The extent to which that now prevails at the Spectator can be gauged from another recent post: John Elsegood’s defence of South African apartheid and its architect, Herbert Verwoerd, whom, we’re told approvingly, ‘likened the racial groups as being at different stages of development’, ‘considered that separation ensured good neighbourliness’ and argued ‘every nation had a right to survival without being overwhelmed numerically by others of a different culture’.
It’s not, then, surprising that Islamophobes embrace antisemitism. As Mattias Gardell explained in Overland some years ago, the tropes of Islam baiting can be traced back to the same sources as the tropes of Jew baiting:
The tradition of Islamophobia is, like anti-Semitism, rooted in the medieval Christian hostility to the ‘enemies of God’, with these perceptions disseminated, expanded upon, restructured, rearticulated and reactivated in various social and political contexts, from the Turk scare in early modernity, via the colonial expansion, to the War on Terror.
Many stories told about Jews in medieval and early modern Europe were also spun around what were then termed Moors, Saracens or Red Jews: Muslims were devil-worshipping, sexually deviant, man-eating monsters; Muslims ritually defamed the cross and consumed the blood of ceremonially slaughtered Christian children in blasphemous communions. Church art portrayed Mohammed as the Antichrist, and Muslims as horned devils, Christ-killers, dogs or a hybrid race of dog-men. Lars Vilks – the Swedish artist who depicted Mohammed as a dog – may claim originality, but the dog motif goes back hundreds of years and is as old as the Judensau (the medieval depiction of Jews in obscene contact with a sow).
In some ways, the antisemitism of the alt right, whose memes Latham now bumblingly parrots, is almost a structural necessity: a movement devoted to conspiracies, racism and provocations was always going to embrace the most provocative racist conspiracy of all. Besides, the argument about protecting traditional culture against foreign influences invariably ends up in the traditional antisemitic opposition to the ‘alien’ Jew. Think of the Spectator’s defence of Hendrik Verwoerd and his theories of ‘separation’: does it really surprise anyone to discover that ‘like so many racialists, Dr. Verwoerd had his early training in anti-Semitism’?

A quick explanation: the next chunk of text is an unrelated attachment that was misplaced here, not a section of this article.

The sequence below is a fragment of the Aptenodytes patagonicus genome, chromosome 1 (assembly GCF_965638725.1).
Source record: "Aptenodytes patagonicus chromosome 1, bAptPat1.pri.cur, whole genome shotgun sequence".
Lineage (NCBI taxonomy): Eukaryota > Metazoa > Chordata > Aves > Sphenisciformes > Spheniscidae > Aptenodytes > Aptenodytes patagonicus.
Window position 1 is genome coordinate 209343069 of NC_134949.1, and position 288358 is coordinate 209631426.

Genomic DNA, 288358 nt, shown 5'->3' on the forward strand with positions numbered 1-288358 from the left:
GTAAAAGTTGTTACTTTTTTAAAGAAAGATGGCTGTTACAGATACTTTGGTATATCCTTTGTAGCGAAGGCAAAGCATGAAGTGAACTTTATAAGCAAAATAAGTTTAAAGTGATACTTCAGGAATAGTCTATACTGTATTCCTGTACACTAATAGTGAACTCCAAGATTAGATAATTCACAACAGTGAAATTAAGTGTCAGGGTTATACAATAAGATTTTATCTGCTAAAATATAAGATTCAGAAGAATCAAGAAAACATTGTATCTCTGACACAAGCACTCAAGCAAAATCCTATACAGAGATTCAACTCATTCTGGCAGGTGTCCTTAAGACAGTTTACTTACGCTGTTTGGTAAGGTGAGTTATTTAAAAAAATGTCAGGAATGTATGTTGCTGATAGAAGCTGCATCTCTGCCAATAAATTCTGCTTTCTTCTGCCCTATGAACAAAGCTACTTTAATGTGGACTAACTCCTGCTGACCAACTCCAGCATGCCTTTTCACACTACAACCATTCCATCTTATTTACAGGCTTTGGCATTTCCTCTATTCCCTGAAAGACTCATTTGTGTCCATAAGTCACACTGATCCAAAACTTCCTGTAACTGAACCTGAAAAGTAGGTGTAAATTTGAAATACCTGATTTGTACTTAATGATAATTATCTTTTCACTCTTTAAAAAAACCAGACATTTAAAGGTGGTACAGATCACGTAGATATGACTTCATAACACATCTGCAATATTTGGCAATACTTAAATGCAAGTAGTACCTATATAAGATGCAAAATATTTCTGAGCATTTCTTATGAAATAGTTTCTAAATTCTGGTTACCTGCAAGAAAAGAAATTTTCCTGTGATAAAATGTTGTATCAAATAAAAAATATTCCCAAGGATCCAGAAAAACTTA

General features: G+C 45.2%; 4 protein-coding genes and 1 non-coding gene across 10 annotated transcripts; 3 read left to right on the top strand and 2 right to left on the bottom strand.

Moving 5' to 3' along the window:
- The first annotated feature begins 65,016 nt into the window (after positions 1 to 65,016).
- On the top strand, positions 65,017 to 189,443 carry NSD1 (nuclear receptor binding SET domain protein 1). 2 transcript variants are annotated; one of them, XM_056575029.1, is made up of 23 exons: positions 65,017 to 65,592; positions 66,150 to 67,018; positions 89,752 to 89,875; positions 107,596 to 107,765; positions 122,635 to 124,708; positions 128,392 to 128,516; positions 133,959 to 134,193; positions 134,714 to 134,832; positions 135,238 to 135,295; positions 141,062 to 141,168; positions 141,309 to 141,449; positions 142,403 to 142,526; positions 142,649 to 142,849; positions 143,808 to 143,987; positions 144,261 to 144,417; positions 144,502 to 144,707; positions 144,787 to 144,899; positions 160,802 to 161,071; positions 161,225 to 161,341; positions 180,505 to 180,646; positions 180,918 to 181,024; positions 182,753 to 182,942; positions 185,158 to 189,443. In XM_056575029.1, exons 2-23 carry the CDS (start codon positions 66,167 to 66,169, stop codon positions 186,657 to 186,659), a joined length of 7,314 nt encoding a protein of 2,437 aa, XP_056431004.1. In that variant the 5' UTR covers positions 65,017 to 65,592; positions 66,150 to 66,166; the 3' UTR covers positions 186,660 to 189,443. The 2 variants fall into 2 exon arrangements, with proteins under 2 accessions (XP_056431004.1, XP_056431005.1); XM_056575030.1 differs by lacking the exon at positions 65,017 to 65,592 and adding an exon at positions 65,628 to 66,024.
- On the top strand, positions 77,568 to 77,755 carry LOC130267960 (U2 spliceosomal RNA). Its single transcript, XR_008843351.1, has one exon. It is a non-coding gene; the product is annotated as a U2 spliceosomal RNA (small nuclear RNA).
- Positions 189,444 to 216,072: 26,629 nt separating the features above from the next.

It’s tempting to dismiss Latham and Dean as irrelevant. Yet both men still work for mass circulation News Corp papers – Latham writes a column for the Daily Telegraph; Dean writes for the Courier Mail (and produces spectacularly unfunny satire for the Australian Financial Review) – and they both appear regularly on Sky. They both thus lend credibility to the antisemites with whom they’re associated. The Spectator’s considered a mainstream publication and yet it publishes ‘Moses Apostaticus’, a man whose antisemitic stylings could quite easily have appeared under one of Dr Goebbels’ mastheads. As for Mark Latham, the guy nearly became Prime Minister of Australia – which makes a prestigious signing for Rebel Media, given the thugs, bigots and crackpots who normally write for it.
Furthermore, Australian conservatism’s going through a process of decomposition, as substantial sections of the right sign up to topple Malcolm Turnbull, even at the cost of bringing down the government. Cory Bernardi’s already fishing in the Liberals’ troubled waters but he’s not the only one with ambitions of creating a new rightwing tendency.
Will the alt right make a breakthrough? Who knows – but Murdoch’s continuing support for Latham and Dean and others of their ilk provides the far-right fringe with an important platform at an opportune time.
Editorial note: Overland no longer capitalises or hyphenates ‘antisemitism’; as one of our writers puts it: ‘it’s not as though there’s a thing called “semitism” that people are “anti”, but that “antisemitism” is a thing’.
Overland is a not-for-profit magazine with a proud history of supporting writers, and publishing ideas and voices often excluded from other places.